Mathematics Department

What Do Graduate Students Do?

A Masters degree typically takes about two academic years to complete, while a Ph.D. can take between 4 and 8 years, depending on many factors. Masters students take courses for one or two years. The usual course load is nine units: while less time is spent in class, much more is required of the students out of class. Masters students either work on a research project with an advisor and write a thesis, or pass a series of exams to complete their degree.

Ph.D. students also begin by taking classes. As they progress, the time in class decreases, and the time they spend working on independent research increases. Most schools require Ph.D. students to pass a series of written exams, an oral exam, and written exams on one or two foreign languages.

During the last few years of the Ph.D. program, students work on the research and the writing of a Ph.D. dissertation. The final step is presenting and defending the dissertation to a committee of faculty. Most graduate students in Mathematics do not pay tuition in graduate school: expenses are met through a combination of scholarships, research assistantships, and teaching assistantships.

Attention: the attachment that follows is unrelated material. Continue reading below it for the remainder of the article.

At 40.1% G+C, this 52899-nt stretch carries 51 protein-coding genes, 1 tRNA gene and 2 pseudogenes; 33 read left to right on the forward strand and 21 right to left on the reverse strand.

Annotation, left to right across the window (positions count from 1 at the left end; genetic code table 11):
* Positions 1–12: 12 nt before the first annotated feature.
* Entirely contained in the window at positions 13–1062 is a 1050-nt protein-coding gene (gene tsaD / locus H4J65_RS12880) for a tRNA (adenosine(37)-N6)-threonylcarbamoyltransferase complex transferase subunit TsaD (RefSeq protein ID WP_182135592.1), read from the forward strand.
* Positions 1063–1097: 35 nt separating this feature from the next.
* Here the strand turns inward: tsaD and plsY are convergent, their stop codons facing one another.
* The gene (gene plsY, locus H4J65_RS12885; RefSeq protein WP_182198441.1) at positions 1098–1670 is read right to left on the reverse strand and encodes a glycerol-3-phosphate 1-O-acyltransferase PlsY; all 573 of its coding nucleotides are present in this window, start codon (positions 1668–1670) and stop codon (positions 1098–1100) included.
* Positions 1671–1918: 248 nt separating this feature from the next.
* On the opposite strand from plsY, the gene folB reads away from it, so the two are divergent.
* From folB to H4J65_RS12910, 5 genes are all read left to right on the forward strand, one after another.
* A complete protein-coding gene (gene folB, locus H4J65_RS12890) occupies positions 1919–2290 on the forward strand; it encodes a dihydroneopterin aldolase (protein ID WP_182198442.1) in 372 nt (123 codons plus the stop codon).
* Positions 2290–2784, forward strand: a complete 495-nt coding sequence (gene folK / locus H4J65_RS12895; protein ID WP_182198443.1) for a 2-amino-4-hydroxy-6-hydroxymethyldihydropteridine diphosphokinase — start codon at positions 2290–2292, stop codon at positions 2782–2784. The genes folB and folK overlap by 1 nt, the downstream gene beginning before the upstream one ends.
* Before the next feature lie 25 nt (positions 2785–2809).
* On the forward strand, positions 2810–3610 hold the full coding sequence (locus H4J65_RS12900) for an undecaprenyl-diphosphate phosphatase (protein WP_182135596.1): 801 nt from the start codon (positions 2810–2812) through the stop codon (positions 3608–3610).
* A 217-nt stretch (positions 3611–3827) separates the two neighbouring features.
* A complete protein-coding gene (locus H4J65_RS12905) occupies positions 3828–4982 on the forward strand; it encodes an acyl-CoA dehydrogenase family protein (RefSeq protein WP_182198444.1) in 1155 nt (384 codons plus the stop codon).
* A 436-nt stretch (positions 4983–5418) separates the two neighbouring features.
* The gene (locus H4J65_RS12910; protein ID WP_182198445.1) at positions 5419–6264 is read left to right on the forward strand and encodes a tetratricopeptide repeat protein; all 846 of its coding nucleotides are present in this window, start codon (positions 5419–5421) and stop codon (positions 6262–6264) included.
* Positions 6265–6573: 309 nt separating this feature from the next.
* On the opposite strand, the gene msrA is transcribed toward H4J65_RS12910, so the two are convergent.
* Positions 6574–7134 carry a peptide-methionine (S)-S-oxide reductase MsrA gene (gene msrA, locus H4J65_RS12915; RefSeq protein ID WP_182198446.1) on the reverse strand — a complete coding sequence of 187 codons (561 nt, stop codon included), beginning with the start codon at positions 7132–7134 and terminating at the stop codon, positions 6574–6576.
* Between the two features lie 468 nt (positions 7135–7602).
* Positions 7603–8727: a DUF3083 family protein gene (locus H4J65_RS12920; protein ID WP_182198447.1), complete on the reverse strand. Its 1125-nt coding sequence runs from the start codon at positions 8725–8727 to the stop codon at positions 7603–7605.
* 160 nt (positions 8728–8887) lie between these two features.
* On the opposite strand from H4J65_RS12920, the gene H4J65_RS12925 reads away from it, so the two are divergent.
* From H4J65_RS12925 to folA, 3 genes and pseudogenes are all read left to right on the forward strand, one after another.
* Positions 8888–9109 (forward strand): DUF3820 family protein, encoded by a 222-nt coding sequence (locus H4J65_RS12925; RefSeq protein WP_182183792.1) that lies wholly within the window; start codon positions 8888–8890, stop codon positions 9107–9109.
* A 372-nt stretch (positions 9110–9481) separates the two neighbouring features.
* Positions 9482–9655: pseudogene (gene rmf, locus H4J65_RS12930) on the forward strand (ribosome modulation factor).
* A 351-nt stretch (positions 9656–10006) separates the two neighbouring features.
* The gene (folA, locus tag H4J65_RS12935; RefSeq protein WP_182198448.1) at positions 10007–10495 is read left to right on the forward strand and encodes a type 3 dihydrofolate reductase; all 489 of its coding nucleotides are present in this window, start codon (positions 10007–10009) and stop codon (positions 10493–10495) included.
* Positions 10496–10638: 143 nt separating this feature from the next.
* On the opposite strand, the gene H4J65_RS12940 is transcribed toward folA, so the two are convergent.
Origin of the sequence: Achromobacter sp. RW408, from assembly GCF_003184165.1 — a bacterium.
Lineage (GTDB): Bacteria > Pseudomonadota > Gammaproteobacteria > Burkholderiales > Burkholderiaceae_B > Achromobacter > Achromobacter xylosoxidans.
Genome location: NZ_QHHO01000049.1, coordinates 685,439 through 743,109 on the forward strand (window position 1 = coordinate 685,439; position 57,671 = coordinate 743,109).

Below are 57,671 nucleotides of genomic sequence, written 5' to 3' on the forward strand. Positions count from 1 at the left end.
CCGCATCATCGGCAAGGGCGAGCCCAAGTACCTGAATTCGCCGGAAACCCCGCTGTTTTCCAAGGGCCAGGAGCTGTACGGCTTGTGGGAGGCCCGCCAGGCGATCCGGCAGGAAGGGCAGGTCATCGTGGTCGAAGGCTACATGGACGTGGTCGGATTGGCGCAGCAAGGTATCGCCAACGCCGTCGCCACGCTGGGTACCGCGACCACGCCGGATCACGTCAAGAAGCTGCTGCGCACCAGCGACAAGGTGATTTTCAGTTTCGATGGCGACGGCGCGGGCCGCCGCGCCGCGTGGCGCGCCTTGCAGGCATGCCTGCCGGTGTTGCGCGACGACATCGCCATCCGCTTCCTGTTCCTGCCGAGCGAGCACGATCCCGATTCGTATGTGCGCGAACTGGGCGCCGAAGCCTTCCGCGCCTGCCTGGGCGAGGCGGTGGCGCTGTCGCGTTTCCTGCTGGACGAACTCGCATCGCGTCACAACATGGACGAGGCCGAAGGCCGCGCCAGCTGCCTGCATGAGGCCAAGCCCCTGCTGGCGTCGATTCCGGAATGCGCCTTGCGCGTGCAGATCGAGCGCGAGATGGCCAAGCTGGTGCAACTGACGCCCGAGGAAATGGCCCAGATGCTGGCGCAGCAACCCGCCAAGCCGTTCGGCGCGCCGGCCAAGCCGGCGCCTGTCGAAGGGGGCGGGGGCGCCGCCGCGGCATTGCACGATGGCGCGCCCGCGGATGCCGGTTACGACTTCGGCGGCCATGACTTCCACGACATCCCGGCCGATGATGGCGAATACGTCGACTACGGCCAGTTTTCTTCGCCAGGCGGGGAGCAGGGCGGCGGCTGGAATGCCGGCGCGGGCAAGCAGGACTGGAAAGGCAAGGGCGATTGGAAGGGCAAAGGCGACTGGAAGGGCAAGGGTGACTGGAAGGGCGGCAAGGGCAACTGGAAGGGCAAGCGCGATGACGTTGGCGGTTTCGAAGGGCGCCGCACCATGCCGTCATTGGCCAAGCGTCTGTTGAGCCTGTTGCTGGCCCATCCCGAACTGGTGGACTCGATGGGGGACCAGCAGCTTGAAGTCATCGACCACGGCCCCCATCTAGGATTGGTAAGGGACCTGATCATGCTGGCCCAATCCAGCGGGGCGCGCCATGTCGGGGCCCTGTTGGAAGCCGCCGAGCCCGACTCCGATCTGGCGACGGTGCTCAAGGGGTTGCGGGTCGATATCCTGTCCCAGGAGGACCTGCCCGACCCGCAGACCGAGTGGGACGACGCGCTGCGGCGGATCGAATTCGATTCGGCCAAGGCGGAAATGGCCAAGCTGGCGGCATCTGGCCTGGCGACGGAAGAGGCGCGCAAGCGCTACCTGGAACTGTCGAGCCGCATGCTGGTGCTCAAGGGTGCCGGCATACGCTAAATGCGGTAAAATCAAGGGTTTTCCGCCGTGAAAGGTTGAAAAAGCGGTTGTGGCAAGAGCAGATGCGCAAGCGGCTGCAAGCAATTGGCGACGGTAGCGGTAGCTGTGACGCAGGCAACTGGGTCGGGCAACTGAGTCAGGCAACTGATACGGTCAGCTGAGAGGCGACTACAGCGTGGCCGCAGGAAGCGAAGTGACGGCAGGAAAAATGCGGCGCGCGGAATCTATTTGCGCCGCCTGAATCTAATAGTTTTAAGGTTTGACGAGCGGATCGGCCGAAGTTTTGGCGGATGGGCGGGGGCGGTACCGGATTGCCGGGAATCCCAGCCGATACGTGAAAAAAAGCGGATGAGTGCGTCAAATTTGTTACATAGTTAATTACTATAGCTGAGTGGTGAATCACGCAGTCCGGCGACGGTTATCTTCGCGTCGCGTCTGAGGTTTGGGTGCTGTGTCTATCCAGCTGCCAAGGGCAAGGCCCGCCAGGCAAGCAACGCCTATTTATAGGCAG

Assistantships employ the student within the department : they may work with a faculty member on research or assist a faculty member in teaching classes. The usual workload is 20 hours per week. Students working as assistants are provided office space and are usually more actively involved in the life of the department.

Sometimes an employer will support an employee who is returning to school, maybe requiring the employee to return to the company for a minimum time after finishing the degree. You won’t get rich in graduate school, but you should be able to support yourself.

Some Helpful Links

2010 Top Graduate Programs in the U.S.

List of all Graduate School programs in the U.S.

The Center for Women in Mathematics

Feedback Form